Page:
The Energy Security Strategy, unveiled by Prime Minister Boris Johnson, sets out how Britain will speed up plans for wind, new nuclear, solar and hydrogen power.
It includes an aim to progress up to eight smaller “modular” nuclear reactors across several projects by 2030.
Mrs Mortimer described the announcement as a “huge boost” to the British nuclear industry.
The reactor at the EDF power station on Brenda Road is due to be decommissioned from 2024.
Mrs Mortimer said: “As one of eight designated nuclear sites, Hartlepool is at the front of the queue for a new reactor.
"This is a huge boost for my campaign to bring new nuclear to Hartlepool, which would secure jobs and investment for many generations to come.”
Industry representatives are invited to apply for a share of £2.5m funding to develop a UK Advanced Modular Reactor (AMR).
The reactors use novel and innovative fuels, coolants, and technologies to generate high-temperature heat for industrial applications as well as for electricity to power people’s homes.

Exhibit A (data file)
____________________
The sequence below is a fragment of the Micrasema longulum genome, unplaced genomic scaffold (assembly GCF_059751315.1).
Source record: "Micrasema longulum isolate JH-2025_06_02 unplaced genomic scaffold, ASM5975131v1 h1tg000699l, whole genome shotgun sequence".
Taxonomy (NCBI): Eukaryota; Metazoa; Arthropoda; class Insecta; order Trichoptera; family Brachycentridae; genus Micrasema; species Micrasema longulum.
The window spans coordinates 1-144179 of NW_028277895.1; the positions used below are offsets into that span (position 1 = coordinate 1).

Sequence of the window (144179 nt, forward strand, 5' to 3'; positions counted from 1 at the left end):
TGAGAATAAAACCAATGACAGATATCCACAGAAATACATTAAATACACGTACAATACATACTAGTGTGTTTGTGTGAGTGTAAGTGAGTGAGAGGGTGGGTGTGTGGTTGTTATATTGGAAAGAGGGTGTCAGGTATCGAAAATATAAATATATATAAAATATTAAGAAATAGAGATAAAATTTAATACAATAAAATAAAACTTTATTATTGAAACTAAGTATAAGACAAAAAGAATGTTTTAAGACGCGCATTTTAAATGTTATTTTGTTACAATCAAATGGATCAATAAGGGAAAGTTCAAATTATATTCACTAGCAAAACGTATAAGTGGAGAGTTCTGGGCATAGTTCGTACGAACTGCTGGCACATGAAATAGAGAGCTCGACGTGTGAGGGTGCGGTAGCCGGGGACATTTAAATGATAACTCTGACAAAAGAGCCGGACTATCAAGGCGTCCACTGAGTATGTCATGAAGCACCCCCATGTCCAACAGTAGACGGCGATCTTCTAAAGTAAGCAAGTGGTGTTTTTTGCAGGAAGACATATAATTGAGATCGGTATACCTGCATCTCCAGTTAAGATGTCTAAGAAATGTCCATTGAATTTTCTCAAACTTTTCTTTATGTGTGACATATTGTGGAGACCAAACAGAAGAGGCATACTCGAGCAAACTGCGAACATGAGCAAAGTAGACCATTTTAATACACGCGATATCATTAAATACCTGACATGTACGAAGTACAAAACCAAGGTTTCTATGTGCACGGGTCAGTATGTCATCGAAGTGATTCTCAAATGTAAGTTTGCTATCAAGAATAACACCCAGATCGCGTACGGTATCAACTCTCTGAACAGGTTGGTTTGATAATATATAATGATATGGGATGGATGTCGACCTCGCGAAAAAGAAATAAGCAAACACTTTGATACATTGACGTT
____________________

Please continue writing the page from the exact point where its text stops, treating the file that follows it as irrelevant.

The GMB says it has long campaigned for a new nuclear reactor in Hartlepool.
Regional secretary Hazel Nolan said: “At least the government has finally woken up to what GMB has been saying for years: new reactors are the only way we can secure the UK's energy security, and there can be no net zero without new nuclear.
“But a clear commitment by the Government to build a new nuclear reactor in Hartlepool would have been levelling up in action.”
“Instead, local workers and communities will be left facing uncertainty at a time when the country is facing a cost-of-living crisis and our energy security is a matter of national security.
“After years of dither and delay, it’s time to get on with it and put spades in the ground in the North East.”